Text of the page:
What a magnificent Hub! I am a rock hound from way back. I used to go rock hunting with my grandparents. They taught me how to recognize a geode.

Thank you for the wonderful tips and tricks. Voted up for useful and interesting!

Stephanie Henkel (author) from USA on April 11, 2013:

sgbrown - Your place sounds wonderful, and I think iris and other flowers showcased against rocks would be fantastic! I'd love to see you do a hub on rocks in landscaping. :)

Sheila Brown from Southern Oklahoma on April 10, 2013:

Hopefully, we will never move again! I love our place here and I don't think I could get Johnny to move the larger rocks from one house to another! We live at the end of a small mountain range and part of my yard is actually outlined by huge rocks, it's awesome! We have 40 acres so I am always finding interesting rocks and some pieces of petrified wood here too. When my iris bloom, I will be taking some more pictures this year and perhaps write a hub about using rocks in landscaping. :)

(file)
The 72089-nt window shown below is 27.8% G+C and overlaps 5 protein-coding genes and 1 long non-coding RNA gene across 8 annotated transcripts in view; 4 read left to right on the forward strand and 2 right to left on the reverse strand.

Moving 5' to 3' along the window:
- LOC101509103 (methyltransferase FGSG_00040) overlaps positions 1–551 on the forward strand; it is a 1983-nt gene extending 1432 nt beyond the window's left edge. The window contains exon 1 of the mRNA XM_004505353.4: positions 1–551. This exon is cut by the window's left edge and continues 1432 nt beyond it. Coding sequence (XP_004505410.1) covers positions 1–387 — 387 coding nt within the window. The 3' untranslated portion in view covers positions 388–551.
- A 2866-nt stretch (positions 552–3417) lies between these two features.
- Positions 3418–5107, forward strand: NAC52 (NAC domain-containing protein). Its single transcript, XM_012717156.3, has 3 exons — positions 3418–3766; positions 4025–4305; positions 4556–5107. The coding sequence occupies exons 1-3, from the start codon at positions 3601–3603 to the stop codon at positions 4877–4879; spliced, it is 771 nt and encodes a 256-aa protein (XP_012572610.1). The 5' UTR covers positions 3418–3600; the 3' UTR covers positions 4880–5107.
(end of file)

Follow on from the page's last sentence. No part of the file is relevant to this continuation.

Stephanie Henkel (author) from USA on April 10, 2013:

sgbrown - Oh, my, we do share some interests here! I laughed when I read that you had your husband haul some rocks home with his tractor...we still have a boulder that I rescued from a hedgerow 40 years ago - and actually lugged around with us to 4 different houses when we moved! :)

Sheila Brown from Southern Oklahoma on April 10, 2013:

I am always picking up some pretty rock that I discover while I am walking. I have baggies of rocks stowed away. I use the larger ones to decorate my flower beds with too. I have even found some beautifully shaped rocks here on our 40 acres and some have been so large, that I had to talk hubby into going to get them with the tractor! I really enjoyed your hub and your pictures are awesome! Voted up, interesting and sharing! Have a wonderful day! :)